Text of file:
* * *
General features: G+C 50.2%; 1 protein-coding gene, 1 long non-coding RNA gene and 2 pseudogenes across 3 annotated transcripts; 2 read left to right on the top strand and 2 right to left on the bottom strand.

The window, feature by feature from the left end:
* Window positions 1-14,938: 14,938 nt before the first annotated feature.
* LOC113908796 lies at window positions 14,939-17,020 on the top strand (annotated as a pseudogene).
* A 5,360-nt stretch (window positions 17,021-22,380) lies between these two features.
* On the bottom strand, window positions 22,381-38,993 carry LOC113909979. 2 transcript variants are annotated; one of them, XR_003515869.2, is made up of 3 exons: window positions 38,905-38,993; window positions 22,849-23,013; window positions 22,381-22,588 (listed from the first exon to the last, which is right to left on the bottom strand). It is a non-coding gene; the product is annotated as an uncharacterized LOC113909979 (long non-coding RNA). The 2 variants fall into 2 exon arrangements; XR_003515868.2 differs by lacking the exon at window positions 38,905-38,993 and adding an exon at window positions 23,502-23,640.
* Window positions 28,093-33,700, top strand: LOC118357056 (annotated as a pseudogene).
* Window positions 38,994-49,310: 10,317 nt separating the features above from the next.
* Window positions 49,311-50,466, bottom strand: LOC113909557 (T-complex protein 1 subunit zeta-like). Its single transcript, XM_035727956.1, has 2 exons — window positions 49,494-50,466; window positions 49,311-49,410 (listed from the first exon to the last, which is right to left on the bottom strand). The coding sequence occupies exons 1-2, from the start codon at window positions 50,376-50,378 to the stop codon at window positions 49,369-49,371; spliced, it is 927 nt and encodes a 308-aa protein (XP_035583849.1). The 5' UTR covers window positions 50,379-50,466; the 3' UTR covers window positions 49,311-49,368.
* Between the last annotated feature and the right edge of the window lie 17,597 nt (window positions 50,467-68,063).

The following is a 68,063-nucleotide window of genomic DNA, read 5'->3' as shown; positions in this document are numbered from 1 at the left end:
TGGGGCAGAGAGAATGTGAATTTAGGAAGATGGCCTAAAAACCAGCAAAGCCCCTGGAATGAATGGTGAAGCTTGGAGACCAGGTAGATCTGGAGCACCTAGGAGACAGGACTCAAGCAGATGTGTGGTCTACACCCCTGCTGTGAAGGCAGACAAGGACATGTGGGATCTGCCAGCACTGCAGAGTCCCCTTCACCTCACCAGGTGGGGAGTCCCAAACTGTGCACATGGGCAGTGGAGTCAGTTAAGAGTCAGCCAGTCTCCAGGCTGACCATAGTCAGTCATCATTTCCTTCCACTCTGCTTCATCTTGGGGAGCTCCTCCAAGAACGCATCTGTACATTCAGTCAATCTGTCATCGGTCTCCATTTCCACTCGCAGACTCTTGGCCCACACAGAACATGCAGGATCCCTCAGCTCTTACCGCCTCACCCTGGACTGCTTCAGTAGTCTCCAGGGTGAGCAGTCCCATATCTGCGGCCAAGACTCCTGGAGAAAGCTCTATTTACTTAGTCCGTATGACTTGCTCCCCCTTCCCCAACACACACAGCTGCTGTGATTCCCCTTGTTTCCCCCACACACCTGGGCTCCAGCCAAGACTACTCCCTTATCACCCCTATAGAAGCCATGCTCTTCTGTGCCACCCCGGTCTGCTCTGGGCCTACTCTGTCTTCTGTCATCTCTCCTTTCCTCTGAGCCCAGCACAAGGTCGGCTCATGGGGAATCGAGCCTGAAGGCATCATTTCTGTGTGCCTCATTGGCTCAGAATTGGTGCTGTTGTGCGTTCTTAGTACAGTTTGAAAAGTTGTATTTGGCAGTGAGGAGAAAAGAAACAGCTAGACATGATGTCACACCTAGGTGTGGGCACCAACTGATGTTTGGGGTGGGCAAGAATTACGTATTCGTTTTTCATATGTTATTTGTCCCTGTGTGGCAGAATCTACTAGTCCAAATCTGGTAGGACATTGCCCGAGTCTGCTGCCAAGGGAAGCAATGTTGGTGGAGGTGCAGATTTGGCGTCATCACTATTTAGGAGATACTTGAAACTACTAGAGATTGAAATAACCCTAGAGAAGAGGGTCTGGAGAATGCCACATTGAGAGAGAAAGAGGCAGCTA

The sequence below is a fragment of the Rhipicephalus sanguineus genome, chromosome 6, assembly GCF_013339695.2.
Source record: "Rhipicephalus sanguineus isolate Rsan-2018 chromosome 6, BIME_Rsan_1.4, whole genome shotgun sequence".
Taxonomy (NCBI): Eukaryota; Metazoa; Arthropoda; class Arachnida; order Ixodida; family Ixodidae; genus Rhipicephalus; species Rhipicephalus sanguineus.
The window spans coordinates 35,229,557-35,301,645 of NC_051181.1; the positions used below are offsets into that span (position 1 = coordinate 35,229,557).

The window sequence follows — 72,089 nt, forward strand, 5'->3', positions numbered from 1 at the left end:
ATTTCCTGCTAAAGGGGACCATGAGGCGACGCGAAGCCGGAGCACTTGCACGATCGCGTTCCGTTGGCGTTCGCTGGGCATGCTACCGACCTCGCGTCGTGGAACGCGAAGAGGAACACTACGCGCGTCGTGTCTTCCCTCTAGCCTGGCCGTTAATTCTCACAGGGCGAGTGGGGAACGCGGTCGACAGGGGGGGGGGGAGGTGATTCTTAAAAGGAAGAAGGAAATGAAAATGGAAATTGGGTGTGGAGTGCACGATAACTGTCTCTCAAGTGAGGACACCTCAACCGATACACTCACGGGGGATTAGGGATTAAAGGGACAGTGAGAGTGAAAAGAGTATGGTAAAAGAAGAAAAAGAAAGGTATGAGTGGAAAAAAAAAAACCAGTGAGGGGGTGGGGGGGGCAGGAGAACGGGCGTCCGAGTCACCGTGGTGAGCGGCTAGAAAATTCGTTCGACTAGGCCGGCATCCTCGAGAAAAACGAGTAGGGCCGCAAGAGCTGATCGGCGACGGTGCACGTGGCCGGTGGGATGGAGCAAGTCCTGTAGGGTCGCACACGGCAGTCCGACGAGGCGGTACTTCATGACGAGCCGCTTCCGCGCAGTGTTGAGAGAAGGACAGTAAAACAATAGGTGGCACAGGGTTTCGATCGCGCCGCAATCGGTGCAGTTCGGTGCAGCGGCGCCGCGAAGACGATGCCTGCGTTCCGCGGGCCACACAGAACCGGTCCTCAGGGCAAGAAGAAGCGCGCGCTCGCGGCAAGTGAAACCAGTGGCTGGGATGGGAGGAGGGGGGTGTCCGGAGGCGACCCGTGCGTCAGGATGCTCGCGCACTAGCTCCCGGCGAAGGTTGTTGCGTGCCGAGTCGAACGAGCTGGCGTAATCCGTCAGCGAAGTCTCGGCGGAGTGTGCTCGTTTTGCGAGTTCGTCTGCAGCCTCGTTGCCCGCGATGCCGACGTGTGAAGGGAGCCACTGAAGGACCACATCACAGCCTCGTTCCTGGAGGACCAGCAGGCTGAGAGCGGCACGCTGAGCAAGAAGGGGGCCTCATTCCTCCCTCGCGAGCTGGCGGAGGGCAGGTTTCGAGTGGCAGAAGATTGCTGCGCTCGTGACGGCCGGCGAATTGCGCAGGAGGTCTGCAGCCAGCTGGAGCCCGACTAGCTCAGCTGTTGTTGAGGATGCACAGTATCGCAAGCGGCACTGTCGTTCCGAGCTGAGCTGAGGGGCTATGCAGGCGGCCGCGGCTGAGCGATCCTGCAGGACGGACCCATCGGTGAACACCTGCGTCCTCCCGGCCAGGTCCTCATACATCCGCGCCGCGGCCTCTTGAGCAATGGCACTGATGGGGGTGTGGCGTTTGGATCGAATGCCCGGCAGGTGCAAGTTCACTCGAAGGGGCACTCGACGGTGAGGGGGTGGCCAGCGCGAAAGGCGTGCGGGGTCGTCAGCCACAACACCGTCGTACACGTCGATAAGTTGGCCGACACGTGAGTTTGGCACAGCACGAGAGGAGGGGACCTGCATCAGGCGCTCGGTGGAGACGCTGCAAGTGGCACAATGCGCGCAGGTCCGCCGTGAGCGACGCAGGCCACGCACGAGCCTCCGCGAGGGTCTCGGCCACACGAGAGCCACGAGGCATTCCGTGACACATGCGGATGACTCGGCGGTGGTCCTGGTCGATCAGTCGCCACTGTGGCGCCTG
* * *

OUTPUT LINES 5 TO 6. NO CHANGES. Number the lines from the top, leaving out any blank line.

* A 5,360-nt stretch (window positions 17,021-22,380) lies between these two features.
* On the bottom strand, window positions 22,381-38,993 carry LOC113909979. 2 transcript variants are annotated; one of them, XR_003515869.2, is made up of 3 exons: window positions 38,905-38,993; window positions 22,849-23,013; window positions 22,381-22,588 (listed from the first exon to the last, which is right to left on the bottom strand). It is a non-coding gene; the product is annotated as an uncharacterized LOC113909979 (long non-coding RNA). The 2 variants fall into 2 exon arrangements; XR_003515868.2 differs by lacking the exon at window positions 38,905-38,993 and adding an exon at window positions 23,502-23,640.